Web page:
In fact, a recent box set of the show's earliest episodes came with a disclaimer that the episodes contained within it were "not for kids." That's also because it contained the rare lost episode from the early 1970s when Grover and Prairie Dawn accidentally wandered into the Plato's Retreat swingers club where they learned the difference between "top" and "bottom".
The point is adults can find just as much to laugh at as their kids do and here are the biggest chortle-makers.
Sesame Street is no stranger to controversy. Critics, cynics and crybabies have called out the show on everything from questionable behavior to the ambiguous situations...of puppets. Of course, all of these complaints and cackling criticisms just scratch the surface of a much bigger issue that has largely gone unaddressed: the total loss of our sanity and grasp on reality.
So as we look back at the last 40 years of television's greatest children's show, we see some speed bumps along the way. These are the ones that caused the greatest loss of tire pressure.
Rumors started circulating earlier this morning that Sesame Street's Cookie Monster would drop the "Cookie" on his business card and replace it with "Veggie." It became the top Google search this morning and fueled rumors that the character would make the official change on the show's 40th Anniversary on Nov. 10th.
A show rep said Cookie Monster will remain as such, even if he considers cookies a "sometimes food." That's good ol' Cookie Monster, teaching kids the value of nutrition while sacrificing the value of good grammar.
The Sesame Street character has not been renamed the "Veggie Monster" in an attempt to get kids eat better, says Gather.
The Veggie rumor, one of the top Google searches this morning, has spawned from the recesses of the Internet and was
probably fertilized, if you will, by reports that the show will be updated on Nov. 10 for its 40th anniversary season. Google's use of the Cookie Monster on its Google Doodle probably didn't help.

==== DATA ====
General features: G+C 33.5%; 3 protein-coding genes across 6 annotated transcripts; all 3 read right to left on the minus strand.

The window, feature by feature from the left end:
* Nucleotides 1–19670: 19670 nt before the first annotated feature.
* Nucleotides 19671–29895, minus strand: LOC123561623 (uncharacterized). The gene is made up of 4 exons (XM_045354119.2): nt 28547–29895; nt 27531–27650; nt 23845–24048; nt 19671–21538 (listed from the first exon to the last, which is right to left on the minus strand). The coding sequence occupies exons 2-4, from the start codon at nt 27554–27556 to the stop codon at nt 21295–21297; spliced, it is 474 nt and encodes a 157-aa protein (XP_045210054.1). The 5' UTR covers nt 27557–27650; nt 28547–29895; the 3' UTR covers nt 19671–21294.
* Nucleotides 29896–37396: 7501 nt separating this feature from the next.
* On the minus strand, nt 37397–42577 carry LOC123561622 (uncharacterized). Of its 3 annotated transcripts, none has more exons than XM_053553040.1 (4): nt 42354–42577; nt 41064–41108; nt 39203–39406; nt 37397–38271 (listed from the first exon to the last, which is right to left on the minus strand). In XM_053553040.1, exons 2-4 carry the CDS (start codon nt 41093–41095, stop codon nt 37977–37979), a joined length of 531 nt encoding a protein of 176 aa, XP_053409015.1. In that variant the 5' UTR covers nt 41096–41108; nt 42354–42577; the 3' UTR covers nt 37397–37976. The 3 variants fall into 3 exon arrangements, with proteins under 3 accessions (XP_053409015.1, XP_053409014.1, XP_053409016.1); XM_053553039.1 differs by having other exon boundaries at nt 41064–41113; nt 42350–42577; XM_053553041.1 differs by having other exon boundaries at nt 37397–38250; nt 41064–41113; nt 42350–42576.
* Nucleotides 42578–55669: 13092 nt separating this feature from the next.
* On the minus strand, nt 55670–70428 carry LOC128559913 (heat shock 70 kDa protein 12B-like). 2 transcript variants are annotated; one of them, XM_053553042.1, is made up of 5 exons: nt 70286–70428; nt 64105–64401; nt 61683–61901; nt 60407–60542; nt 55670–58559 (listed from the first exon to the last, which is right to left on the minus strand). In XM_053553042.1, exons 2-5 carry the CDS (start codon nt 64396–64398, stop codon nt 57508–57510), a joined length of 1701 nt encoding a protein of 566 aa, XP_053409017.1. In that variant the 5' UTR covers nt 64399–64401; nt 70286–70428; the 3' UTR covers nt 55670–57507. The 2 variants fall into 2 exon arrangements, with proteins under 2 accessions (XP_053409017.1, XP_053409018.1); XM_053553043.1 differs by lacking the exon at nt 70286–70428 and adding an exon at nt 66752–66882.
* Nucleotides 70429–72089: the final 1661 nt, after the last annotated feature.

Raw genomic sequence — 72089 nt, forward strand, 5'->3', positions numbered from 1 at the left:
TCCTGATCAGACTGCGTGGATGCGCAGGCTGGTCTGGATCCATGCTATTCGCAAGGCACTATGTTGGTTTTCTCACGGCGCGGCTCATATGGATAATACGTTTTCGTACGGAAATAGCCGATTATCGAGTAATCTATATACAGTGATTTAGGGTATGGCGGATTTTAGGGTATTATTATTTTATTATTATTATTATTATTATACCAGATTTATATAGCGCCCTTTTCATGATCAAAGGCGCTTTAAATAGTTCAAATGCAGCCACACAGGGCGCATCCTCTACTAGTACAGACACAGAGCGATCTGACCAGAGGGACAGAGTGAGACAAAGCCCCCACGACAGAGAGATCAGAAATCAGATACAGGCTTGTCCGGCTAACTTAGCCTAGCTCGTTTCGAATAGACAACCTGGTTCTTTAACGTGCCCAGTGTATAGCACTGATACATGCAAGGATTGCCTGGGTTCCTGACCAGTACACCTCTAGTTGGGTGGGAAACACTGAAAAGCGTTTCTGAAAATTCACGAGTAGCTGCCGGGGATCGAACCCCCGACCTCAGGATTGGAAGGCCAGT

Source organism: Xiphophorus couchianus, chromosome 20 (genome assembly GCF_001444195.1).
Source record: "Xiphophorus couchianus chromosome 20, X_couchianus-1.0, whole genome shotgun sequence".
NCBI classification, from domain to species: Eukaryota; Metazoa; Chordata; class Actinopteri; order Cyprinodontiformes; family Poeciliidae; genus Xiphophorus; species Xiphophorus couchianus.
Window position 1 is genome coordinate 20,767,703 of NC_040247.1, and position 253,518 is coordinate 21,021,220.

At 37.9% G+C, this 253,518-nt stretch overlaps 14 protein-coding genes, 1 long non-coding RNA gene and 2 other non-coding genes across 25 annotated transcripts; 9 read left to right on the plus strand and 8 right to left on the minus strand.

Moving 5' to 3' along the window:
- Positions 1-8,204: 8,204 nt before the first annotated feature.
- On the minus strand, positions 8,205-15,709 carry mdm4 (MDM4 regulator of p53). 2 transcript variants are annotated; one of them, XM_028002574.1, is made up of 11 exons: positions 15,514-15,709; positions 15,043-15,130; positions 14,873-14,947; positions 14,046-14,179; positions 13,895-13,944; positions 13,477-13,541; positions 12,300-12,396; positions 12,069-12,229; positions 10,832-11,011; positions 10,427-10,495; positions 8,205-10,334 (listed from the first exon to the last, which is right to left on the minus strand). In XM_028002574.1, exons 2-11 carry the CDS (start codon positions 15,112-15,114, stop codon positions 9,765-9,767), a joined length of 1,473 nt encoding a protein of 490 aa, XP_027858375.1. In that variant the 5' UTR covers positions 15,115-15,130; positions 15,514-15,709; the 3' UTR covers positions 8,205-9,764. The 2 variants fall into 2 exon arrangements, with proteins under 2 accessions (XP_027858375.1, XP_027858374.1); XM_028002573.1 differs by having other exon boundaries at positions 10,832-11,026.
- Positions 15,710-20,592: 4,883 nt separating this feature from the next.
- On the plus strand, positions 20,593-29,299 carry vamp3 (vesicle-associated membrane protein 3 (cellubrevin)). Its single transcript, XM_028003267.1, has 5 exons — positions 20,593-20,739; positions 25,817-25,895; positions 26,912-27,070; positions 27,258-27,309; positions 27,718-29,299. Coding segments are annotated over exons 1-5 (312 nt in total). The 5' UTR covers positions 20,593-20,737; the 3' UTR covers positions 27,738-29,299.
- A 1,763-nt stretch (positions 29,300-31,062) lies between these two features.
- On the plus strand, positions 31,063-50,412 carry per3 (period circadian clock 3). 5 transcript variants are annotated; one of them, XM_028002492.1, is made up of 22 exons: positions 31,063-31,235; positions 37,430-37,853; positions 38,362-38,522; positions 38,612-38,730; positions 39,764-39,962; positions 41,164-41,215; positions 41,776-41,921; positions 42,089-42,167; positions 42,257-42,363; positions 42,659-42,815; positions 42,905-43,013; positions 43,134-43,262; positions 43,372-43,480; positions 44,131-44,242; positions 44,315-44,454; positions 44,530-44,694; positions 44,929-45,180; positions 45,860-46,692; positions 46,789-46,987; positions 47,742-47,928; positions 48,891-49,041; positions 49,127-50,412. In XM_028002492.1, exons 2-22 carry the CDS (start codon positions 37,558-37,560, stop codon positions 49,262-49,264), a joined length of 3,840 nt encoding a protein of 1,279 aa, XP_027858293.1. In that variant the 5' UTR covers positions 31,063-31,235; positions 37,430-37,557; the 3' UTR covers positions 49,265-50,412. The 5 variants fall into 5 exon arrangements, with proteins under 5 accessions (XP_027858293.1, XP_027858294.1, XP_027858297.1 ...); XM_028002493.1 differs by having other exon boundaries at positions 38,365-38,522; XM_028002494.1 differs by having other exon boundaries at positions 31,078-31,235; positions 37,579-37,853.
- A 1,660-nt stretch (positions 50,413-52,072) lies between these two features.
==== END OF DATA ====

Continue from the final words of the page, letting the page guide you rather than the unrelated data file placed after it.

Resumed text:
Cookie Monster has been in "cookie rehab" of sorts for about three years now. The View ladies finally caught wind of it and went off on a three minute tear about it using voices that are normally reserved for members of WTO protests or people who are on fire.
How bad did it get? Elisabeth Hasselbeck was the "good cop."
(Update - 8/3: Added the pic I took with Abby, Cookie Monster, and Sonia. This will be the only time you see me be in a photo with a celebrity here. In this case, I can let my journalistic standards slide a bit.)
Here's a fun thing to help close the first week of the press tour. Before yesterday's panel on the 40th anniversary of Sesame Street, Sonia Manzano, who's played Maria for the entire run, was outside the ballroom greeting people, as were three of the actors/puppeteers: David Rudman (Cookie Monster), Leslie Carrara (Abby Cadabby) and Eric Jacobson (Grover). Of course, all three brought along their characters to talk to the crowd, take pictures with the critics, and generally make everyone smile.
What I've always loved about the Muppets and the actors who give them life is that, not only are they speaking on a level that both adults and children can appreciate, but they're always so good and improvising. Think about this; it's not easy to say something funny on the spot when a reporter shoves a tape recorder in you face. And that's without a big ball of fur on your right hand. So I decided to goof around with Grover and Cookie Monster and threw them some curveballs. I also spoke to Manzano after the panel was over. All the audio is after the jump.
Barry appeared here with Dr. Rosemarie Truglio, who is in charge of the show's curriculum. They talked about the show's landmark season and what kids and their parents should expect to see. Among them: A new segmentized format, a new host, Murray Muppet, who will take kids through the various segments of the show, and a new segment featuring Abby Cadabby that's the program's first foray into CGI. The curriculum will emphasize science and nature along with the usual cornerstones this year.
Now onto the Mad Men parody. When asked how they would be able to pull it off, given the drinking, smoking, and womanizing that's a big part of the AMC show, Barry said, "You may have seen our parody called 'Desperate Houseplants.' It was about a houseplant not getting its needs met by the gardener. So it always works on two levels."
If you are the kind of heartless bastard who won't cry at the discovery of this news, you should. Get a fork, poke yourself in the eyes, and let nature take its course.
The Sesame Workshop, the non-profit organization that created the world's greatest kids show in the history of whatever, is laying off a huge chunk of its staff.
Muppet fans know that some characters evolve while others just spring up from out of nowhere. Cookie Monster, for example, began life as somewhat more ferocious-looking monster (the row of sharp teeth helped) in several commercials before being toned down and brought to Sesame Street.
In the clip below, a pre-Sesame Street Cookie Monster devours a machine while the machine describes how it works and what its many functions are. Actually, it only has one main function, but you'll have to watch the clip for that.
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